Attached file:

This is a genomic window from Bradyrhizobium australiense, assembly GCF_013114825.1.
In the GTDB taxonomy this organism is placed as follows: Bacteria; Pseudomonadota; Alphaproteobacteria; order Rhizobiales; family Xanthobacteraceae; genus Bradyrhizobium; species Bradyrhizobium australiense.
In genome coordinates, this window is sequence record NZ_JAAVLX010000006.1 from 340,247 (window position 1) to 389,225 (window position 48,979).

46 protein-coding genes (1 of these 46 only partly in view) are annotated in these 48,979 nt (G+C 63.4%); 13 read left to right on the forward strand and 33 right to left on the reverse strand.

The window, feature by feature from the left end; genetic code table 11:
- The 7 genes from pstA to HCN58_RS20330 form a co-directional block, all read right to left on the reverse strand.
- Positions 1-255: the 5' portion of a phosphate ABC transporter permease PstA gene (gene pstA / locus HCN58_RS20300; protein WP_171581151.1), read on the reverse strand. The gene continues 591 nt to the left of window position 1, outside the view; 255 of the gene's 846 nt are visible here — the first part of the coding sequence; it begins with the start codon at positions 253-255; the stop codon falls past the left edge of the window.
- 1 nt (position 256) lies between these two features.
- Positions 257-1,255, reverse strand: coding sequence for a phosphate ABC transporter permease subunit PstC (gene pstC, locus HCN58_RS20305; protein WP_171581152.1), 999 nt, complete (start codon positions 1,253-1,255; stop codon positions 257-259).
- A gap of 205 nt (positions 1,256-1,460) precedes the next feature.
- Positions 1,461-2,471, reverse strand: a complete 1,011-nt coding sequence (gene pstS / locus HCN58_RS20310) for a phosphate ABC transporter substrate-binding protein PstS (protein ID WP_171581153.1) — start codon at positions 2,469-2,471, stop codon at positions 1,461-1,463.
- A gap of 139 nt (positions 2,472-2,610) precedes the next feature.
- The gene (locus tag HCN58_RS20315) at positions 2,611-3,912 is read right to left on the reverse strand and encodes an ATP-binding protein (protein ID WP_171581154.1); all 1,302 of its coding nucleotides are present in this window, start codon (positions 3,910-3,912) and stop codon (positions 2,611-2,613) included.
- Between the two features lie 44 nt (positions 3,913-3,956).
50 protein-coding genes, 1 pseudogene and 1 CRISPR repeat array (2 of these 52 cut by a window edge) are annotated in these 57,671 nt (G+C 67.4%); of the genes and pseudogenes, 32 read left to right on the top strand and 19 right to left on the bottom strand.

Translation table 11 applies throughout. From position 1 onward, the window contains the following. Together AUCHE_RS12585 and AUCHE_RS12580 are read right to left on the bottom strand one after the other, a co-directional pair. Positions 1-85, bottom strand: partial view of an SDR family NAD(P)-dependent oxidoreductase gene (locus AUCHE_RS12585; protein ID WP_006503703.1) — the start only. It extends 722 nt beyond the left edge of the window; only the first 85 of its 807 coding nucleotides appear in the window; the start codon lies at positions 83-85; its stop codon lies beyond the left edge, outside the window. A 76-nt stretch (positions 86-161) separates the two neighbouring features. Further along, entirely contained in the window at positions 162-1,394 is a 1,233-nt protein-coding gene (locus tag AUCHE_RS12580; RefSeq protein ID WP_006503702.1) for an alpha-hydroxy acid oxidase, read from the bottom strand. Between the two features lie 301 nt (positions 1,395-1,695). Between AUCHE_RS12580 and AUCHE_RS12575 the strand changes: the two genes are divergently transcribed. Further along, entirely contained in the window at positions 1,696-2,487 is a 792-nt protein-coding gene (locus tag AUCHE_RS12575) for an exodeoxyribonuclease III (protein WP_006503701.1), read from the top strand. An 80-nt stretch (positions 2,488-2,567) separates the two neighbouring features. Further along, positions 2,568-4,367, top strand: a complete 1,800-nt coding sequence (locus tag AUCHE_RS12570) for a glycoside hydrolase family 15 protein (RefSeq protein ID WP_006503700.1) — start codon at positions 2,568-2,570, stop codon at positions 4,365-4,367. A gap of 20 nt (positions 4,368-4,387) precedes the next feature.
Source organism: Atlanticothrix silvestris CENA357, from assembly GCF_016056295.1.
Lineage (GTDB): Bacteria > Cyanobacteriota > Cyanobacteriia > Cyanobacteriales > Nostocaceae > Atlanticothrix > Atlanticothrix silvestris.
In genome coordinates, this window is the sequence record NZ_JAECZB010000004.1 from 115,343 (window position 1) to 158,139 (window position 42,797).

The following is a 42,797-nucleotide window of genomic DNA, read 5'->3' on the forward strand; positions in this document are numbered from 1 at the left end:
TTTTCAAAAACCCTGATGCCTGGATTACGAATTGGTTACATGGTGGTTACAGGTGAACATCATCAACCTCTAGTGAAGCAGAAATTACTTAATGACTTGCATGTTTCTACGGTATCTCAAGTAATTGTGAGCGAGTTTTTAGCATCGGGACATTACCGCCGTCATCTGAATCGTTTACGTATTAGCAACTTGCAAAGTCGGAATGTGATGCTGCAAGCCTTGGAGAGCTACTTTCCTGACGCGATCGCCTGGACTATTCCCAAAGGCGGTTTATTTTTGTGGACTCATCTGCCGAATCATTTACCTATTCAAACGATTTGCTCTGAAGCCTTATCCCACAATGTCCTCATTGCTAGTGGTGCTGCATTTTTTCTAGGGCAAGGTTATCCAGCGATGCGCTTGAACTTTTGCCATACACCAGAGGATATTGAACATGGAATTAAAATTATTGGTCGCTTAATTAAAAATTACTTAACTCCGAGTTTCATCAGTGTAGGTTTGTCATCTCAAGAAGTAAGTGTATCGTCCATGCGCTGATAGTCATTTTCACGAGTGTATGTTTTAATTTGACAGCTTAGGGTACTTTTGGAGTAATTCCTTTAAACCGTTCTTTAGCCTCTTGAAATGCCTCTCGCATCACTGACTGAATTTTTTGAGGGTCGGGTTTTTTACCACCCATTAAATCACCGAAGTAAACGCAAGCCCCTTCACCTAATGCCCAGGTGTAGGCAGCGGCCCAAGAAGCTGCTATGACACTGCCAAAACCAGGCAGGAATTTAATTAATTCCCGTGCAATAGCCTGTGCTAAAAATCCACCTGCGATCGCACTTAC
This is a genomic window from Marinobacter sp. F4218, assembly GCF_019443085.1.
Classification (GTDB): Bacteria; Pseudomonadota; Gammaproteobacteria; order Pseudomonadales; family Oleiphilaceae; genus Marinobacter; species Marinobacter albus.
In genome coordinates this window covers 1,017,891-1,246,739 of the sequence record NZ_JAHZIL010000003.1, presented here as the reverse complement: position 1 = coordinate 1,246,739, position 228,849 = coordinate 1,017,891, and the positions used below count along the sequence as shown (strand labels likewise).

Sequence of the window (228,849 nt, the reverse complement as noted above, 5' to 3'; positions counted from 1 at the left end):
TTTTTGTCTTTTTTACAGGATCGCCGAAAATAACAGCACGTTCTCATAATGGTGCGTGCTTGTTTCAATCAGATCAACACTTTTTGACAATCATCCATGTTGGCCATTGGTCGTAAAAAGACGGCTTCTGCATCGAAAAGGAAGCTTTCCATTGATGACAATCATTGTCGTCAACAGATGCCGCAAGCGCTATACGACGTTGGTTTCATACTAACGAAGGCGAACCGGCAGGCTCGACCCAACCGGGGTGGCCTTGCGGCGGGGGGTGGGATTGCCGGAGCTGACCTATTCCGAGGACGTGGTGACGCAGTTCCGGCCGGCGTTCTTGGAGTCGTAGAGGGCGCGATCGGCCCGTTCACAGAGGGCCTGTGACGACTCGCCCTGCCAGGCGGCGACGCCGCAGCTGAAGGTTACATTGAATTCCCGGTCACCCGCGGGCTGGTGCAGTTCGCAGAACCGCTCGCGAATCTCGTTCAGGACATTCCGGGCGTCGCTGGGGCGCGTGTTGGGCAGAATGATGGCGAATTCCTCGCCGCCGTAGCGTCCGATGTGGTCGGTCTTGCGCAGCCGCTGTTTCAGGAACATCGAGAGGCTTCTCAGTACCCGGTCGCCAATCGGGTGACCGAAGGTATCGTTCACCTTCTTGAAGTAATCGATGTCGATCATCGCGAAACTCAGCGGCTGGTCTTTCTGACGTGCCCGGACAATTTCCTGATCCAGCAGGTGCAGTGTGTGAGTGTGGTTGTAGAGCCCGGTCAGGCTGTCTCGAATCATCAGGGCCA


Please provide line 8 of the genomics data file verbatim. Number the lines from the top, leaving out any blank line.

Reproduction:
- 1 nt (position 256) lies between these two features.